In Washington, with the revival of talks between Democratic House Speaker Nancy Pelosi and Treasury Secretary Steven Mnuchin and a bipartisan coalition of Democratic and Republican senators on a $908 billion stimulus package that appears to be able to reach an agreement, maybe before the Christmas holidays, the prospects of a new budget funding agreement took a major move forward last week.
On the Democratic side, President-elect Joe Biden, as well as Nancy Pelosi and Senate Democratic leader Chuck Schumer, endorsed the proposal. Pelosi was upbeat on Friday, telling reporters she had seen a “positive momentum” in favor of a bipartisan deal.
The proposal was also endorsed on the Republican side, and Republican Senate leader Mitch McConnell, who had previously advocated a $500 billion minimalist plan, might also join in. McConnell met with Republican senators involved in the creation of the bipartisan initiative, according to CNBC, and thought that optimistic signs of a potential solution were present. The political website ‘The Hill’ claims, for its part, that Donald Trump would have judged at an event in the Oval Office that a deal would be very close and that he would support the possible deal.’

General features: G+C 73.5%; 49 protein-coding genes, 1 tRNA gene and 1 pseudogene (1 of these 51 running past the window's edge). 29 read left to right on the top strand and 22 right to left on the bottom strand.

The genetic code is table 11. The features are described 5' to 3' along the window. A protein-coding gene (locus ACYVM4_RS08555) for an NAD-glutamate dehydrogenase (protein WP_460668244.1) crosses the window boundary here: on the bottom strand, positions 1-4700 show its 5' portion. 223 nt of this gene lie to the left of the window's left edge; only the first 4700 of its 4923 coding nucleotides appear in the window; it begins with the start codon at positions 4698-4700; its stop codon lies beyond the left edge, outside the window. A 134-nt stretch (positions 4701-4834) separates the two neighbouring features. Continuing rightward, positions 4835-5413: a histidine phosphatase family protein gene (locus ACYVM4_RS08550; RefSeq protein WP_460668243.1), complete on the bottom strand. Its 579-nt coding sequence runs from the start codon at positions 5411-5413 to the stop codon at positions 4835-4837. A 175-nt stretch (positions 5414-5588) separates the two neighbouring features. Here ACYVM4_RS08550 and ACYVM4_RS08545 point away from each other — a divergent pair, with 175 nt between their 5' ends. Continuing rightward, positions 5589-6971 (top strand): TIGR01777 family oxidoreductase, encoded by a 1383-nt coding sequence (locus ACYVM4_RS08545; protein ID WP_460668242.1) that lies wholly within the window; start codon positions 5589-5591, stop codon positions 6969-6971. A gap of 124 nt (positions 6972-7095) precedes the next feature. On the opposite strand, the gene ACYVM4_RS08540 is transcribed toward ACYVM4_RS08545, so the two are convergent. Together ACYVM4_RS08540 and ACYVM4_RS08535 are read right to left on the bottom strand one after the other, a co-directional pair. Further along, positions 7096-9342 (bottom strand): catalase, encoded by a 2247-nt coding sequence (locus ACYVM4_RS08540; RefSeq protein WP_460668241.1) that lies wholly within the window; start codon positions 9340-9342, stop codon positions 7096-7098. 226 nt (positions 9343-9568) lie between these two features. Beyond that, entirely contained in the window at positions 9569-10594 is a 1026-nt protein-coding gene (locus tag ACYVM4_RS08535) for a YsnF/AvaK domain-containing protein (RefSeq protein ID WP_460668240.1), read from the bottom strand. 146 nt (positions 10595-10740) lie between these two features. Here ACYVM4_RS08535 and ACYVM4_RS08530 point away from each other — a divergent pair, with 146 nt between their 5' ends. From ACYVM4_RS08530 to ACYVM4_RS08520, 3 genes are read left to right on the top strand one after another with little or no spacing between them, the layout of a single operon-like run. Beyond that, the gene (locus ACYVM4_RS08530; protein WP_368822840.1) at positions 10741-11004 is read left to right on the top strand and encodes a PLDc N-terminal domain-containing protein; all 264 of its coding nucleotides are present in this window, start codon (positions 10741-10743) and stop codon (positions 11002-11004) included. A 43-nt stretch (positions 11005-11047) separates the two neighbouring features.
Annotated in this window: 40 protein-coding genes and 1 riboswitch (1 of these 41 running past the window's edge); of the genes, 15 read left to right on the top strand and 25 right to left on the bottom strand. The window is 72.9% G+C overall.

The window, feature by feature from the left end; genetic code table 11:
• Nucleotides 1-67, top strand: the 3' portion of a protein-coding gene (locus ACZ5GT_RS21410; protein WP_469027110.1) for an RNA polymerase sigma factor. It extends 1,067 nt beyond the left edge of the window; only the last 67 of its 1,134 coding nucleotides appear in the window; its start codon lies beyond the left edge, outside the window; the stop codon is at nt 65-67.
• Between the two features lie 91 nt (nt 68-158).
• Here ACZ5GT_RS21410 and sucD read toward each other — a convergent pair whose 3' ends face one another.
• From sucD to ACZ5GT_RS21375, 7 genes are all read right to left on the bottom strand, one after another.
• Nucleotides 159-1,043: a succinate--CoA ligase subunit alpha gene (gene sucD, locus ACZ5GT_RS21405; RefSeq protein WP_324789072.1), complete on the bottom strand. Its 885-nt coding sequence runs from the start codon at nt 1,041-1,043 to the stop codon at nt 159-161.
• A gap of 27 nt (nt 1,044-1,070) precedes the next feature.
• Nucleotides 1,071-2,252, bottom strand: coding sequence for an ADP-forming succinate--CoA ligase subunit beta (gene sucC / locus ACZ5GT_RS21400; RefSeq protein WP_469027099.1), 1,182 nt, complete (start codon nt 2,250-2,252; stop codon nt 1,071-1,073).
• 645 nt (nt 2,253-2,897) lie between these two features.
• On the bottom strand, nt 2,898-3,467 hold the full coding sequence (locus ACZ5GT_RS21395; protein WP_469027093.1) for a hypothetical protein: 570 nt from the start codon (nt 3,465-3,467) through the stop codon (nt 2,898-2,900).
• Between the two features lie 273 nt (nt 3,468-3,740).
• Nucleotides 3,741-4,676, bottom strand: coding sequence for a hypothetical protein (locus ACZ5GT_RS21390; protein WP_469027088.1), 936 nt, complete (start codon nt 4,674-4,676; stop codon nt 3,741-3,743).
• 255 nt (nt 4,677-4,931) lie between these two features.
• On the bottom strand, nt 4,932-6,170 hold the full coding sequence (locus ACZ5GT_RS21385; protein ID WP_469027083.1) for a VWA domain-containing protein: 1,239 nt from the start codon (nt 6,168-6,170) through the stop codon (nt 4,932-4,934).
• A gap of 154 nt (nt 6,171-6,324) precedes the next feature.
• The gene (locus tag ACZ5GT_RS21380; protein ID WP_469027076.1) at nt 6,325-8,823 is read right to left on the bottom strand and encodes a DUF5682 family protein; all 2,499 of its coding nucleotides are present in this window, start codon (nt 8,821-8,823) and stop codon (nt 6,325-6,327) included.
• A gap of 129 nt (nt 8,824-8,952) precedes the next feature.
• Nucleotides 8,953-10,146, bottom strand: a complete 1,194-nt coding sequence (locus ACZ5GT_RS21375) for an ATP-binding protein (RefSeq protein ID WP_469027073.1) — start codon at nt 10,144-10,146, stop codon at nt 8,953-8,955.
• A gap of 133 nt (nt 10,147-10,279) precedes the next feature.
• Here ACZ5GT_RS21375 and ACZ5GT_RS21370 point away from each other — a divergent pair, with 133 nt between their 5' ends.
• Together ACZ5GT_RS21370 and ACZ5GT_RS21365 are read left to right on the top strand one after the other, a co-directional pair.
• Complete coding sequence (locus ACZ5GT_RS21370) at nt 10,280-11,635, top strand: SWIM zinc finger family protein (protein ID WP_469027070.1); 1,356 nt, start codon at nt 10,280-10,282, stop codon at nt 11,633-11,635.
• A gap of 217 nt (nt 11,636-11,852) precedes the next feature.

Financial markets, on the other hand, did not pay much attention to the latest signs of revived Sino-U.S. trade tensions. Four major Chinese companies, including the oil giant CNOOC, have been added by the U.S. Department of Defense to its blacklist of Pentagon-identified Chinese firms linked to or controlled by the Chinese military. The move could further hurt Washington-Beijing relations, a month and a half before the U.S. President-elect Joe Biden inauguration on January 20.
In addition to CNOOC, the list also included chip manufacturer SMIC, as well as China Construction Technology and China International Engineering Consultancy, taking the number of Chinese companies now ‘blacklisted’ to 35. U.S. investors will be prohibited from purchasing stocks of these firms from January 11, according to an executive order signed on November 12 by Donald Trump. However, investors will have to sell the stocks they have kept before January 11, 2021 until November 11, 2021.
On Friday, CNOOC said it was “shocked and saddened” to learn of the decision, which it said was based on “false and incorrect facts.” About 16.5 percent of the capital of CNOOC’s Hong Kong-listed subsidiary is owned by U.S. shareholders.